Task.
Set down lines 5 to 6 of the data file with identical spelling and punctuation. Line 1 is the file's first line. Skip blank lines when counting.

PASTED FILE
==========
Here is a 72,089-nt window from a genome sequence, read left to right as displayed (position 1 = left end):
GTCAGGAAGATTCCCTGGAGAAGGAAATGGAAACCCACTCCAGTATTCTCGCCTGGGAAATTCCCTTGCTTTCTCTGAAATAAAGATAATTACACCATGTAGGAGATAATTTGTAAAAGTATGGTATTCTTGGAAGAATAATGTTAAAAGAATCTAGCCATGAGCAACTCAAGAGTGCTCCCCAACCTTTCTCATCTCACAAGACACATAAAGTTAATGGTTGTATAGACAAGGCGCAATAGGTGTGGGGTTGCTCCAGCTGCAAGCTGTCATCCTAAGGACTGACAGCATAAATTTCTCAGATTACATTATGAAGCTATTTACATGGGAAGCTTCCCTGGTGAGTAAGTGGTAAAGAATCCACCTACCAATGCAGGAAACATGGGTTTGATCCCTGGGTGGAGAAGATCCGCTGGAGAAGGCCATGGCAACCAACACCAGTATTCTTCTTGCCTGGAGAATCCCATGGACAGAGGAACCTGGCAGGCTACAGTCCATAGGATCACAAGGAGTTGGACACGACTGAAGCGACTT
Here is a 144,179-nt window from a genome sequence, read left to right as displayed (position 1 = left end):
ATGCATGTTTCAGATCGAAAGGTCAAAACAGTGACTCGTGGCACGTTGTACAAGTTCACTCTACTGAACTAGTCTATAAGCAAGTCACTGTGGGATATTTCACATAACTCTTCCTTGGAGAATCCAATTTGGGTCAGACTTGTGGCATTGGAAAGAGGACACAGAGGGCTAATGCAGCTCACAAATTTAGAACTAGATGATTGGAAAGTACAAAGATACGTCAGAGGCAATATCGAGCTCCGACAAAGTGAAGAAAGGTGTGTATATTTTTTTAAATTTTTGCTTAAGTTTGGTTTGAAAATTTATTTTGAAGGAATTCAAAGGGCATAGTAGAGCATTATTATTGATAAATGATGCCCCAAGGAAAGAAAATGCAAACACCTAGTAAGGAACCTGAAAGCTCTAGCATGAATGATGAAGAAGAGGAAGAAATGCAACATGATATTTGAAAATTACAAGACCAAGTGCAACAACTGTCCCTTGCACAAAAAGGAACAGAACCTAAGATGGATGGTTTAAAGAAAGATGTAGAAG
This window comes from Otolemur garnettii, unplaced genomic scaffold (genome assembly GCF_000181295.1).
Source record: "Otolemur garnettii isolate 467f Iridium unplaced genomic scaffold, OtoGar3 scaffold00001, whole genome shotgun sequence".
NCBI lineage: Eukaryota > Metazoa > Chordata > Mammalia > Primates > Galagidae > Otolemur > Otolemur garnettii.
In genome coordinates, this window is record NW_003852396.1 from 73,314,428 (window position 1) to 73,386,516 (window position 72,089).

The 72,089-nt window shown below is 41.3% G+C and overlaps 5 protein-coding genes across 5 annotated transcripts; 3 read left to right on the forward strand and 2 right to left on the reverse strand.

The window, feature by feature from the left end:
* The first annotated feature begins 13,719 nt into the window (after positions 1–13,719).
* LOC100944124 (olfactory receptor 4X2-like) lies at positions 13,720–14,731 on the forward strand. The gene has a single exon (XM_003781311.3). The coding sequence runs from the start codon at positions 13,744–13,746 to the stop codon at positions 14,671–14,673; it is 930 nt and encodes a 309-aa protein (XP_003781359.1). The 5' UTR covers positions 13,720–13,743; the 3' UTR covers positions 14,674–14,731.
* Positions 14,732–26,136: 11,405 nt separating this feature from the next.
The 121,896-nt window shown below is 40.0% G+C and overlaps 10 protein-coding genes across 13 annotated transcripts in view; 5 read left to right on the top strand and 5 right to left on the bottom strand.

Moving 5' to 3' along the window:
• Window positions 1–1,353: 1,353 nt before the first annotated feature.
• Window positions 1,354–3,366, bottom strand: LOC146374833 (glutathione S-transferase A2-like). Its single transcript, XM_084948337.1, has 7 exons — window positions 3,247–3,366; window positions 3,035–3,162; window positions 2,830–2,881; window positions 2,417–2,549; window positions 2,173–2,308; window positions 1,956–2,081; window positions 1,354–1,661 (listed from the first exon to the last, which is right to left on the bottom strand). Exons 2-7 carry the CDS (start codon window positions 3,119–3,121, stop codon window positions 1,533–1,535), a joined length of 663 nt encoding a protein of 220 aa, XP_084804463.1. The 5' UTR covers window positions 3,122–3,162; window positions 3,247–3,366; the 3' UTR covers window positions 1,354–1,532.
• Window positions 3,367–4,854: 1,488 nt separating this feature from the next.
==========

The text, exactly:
This window comes from Otolemur garnettii, unplaced genomic scaffold (genome assembly GCF_000181295.1).
Source record: "Otolemur garnettii isolate 467f Iridium unplaced genomic scaffold, OtoGar3 scaffold00001, whole genome shotgun sequence".